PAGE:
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Nanoscale superconducting memory based on the kinetic inductance of asymmetric nanowire loops

zhpd55 添加于 2017/6/14 7:16:46  130次阅读 | 0次推荐 | 0个评论

The demand for low-dissipation nanoscale memory devices is as strong as ever. As Moore's law is staggering, and the demand for a low-power-consuming supercomputer is high, the goal of making information processing circuits out of superconductors is one of the central goals of modern technology and physics. So far, digital superconducting circuits could not demonstrate their immense potential. One important reason for this is that a dense superconducting memory technology is not yet available. Miniaturization of traditional superconducting quantum interference devices is difficult below a few micrometers because their operation relies on the geometric inductance of the superconducting loop. Magnetic memories do allow nanometer-scale miniaturization, but they are not purely superconducting (Baek et al 2014 Nat. Commun. 5 3888). Our approach is to make nanometer scale memory cells based on the kinetic inductance (and not geometric inductance) of superconducting nanowire loops, which have already shown many fascinating properties (Aprili 2006 Nat. Nanotechnol. 1 15; Hopkins et al 2005 Science 308 1762). This allows much smaller devices and naturally eliminates magnetic-field cross-talk. We demonstrate that the vorticity, i.e., the winding number of the order parameter, of a closed superconducting loop can be used for realizing a nanoscale nonvolatile memory device. We demonstrate how to alter the vorticity in a controlled fashion by applying calibrated current pulses. A reliable read-out of the memory is also demonstrated. We present arguments that such memory can be developed to operate without energy dissipation.

作 者:Andrew Murphy, Dmitri V Averin, Alexey Bezryadin
期刊名称: New Journal of Physics
期卷页: Published 13 June 2017 第19卷 第期 063015页
学科领域:数理科学 » 物理学 » 基础物理学
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原文链接:https://doi.org/10.1088/1367-2630/aa7331
DOI: 10.1088/1367-2630/aa7331
ISBN:
关键词: Little–Parks effect, nanoscale memory, nanowire SQUID, superconductivity, current-phase relationship, superconducting memory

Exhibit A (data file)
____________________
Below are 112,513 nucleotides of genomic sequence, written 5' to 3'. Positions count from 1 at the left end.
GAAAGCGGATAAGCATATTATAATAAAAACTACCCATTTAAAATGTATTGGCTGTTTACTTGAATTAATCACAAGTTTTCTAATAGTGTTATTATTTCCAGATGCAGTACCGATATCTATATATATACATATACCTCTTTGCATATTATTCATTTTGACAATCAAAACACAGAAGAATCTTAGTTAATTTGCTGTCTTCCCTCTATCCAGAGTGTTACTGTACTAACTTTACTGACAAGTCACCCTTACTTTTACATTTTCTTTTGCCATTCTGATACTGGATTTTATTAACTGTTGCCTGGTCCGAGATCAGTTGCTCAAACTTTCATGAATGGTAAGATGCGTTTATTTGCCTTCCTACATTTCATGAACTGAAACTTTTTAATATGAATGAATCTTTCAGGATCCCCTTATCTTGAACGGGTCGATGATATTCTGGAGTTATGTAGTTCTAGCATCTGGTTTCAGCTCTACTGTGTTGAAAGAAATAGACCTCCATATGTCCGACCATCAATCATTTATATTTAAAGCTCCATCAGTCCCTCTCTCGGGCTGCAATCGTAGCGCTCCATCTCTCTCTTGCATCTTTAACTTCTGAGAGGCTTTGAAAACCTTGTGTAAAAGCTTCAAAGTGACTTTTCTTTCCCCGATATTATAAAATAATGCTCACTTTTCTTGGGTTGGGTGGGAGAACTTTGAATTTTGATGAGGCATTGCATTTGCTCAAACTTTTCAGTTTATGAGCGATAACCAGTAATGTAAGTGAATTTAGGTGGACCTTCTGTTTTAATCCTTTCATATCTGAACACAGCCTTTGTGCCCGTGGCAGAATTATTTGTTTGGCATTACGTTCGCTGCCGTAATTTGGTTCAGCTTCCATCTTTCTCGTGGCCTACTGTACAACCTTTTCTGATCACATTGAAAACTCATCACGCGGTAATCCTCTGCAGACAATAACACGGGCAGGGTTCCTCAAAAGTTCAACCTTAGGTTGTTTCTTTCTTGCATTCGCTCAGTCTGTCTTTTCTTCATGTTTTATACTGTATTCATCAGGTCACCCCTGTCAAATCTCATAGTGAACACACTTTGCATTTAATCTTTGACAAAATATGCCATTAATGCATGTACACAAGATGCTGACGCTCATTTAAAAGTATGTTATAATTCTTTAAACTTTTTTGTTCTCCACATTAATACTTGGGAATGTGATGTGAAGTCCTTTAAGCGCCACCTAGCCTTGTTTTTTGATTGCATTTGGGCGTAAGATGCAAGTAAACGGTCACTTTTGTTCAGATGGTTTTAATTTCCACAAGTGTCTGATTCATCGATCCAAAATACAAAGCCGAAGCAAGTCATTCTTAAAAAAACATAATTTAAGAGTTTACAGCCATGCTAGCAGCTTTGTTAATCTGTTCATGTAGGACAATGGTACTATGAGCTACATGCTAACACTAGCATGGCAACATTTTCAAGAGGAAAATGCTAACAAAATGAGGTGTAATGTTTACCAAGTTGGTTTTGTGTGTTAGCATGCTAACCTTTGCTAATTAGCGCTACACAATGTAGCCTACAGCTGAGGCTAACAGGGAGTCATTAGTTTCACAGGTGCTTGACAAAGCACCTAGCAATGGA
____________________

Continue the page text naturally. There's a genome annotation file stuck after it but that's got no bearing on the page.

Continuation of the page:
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备 注: Developing a superconducting computer that would perform computations at high speed without heat dissipation has been the goal of several research and development initiatives since the 1950s. Such a computer would require a fraction of the energy current supercomputers consume, and would be many times faster and more powerful. Despite promising advances in this direction over the last 65 years, substantial obstacles remain, including in developing miniaturized low-dissipation memory. Researchers at the University of Illinois at Urbana-Champaign have developed a new nanoscale memory cell that holds tremendous promise for successful integration with superconducting processors. The new technology, created by Professor of Physics Alexey Bezryadin and graduate student Andrew Murphy, in collaboration with Dmitri Averin, a professor of theoretical physics at State University of New York at Stony Brook, provides stable memory at a smaller size than other proposed memory devices. The device comprises two superconducting nanowires, attached to two unevenly spaced electrodes that were "written" using electron-beam lithography. The nanowires and electrodes form an asymmetric, closed superconducting loop, called a nanowire 'SQUID' (superconducting quantum interference device). The direction of current flowing through the loop, either clockwise or counterclockwise, equates to the "0" or "1" of binary code.
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